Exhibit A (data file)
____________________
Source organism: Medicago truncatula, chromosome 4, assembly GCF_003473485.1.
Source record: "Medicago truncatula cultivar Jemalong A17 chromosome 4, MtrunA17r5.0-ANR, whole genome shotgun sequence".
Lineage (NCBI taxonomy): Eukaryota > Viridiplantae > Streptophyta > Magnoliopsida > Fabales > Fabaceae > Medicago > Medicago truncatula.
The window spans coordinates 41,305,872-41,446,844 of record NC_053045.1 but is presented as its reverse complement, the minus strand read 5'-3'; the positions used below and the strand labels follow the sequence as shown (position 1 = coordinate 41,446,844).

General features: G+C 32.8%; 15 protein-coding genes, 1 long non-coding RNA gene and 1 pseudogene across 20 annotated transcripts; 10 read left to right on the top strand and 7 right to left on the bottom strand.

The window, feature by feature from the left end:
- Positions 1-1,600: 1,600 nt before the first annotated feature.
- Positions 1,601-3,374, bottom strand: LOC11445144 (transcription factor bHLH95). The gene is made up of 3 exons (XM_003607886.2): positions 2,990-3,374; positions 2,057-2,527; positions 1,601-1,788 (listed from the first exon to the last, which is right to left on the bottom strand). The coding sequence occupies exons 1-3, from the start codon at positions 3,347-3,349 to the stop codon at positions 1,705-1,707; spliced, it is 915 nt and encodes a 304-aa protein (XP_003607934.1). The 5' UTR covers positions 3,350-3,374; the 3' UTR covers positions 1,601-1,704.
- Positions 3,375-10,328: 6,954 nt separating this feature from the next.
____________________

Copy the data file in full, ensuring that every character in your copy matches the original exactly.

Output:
Source organism: Medicago truncatula, chromosome 4, assembly GCF_003473485.1.
Source record: "Medicago truncatula cultivar Jemalong A17 chromosome 4, MtrunA17r5.0-ANR, whole genome shotgun sequence".
Lineage (NCBI taxonomy): Eukaryota > Viridiplantae > Streptophyta > Magnoliopsida > Fabales > Fabaceae > Medicago > Medicago truncatula.
The window spans coordinates 41,305,872-41,446,844 of record NC_053045.1 but is presented as its reverse complement, the minus strand read 5'-3'; the positions used below and the strand labels follow the sequence as shown (position 1 = coordinate 41,446,844).

General features: G+C 32.8%; 15 protein-coding genes, 1 long non-coding RNA gene and 1 pseudogene across 20 annotated transcripts; 10 read left to right on the top strand and 7 right to left on the bottom strand.

The window, feature by feature from the left end:
- Positions 1-1,600: 1,600 nt before the first annotated feature.
- Positions 1,601-3,374, bottom strand: LOC11445144 (transcription factor bHLH95). The gene is made up of 3 exons (XM_003607886.2): positions 2,990-3,374; positions 2,057-2,527; positions 1,601-1,788 (listed from the first exon to the last, which is right to left on the bottom strand). The coding sequence occupies exons 1-3, from the start codon at positions 3,347-3,349 to the stop codon at positions 1,705-1,707; spliced, it is 915 nt and encodes a 304-aa protein (XP_003607934.1). The 5' UTR covers positions 3,350-3,374; the 3' UTR covers positions 1,601-1,704.
- Positions 3,375-10,328: 6,954 nt separating this feature from the next.